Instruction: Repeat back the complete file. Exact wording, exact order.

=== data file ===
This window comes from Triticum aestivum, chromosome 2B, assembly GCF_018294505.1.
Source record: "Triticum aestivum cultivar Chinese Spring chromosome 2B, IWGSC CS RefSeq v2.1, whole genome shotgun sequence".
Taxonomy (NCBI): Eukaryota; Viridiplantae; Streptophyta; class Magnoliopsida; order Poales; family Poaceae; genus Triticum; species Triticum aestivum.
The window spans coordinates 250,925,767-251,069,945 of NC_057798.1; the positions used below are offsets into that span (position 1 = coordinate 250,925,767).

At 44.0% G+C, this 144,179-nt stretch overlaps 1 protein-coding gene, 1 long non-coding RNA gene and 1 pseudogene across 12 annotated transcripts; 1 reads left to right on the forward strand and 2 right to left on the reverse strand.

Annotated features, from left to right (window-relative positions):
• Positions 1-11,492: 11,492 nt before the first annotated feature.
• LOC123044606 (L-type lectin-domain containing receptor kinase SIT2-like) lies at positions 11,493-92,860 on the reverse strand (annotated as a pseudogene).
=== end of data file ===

This window comes from Triticum aestivum, chromosome 2B, assembly GCF_018294505.1.
Source record: "Triticum aestivum cultivar Chinese Spring chromosome 2B, IWGSC CS RefSeq v2.1, whole genome shotgun sequence".
Taxonomy (NCBI): Eukaryota; Viridiplantae; Streptophyta; class Magnoliopsida; order Poales; family Poaceae; genus Triticum; species Triticum aestivum.
The window spans coordinates 250,925,767-251,069,945 of NC_057798.1; the positions used below are offsets into that span (position 1 = coordinate 250,925,767).

At 44.0% G+C, this 144,179-nt stretch overlaps 1 protein-coding gene, 1 long non-coding RNA gene and 1 pseudogene across 12 annotated transcripts; 1 reads left to right on the forward strand and 2 right to left on the reverse strand.

Annotated features, from left to right (window-relative positions):
• Positions 1-11,492: 11,492 nt before the first annotated feature.
• LOC123044606 (L-type lectin-domain containing receptor kinase SIT2-like) lies at positions 11,493-92,860 on the reverse strand (annotated as a pseudogene).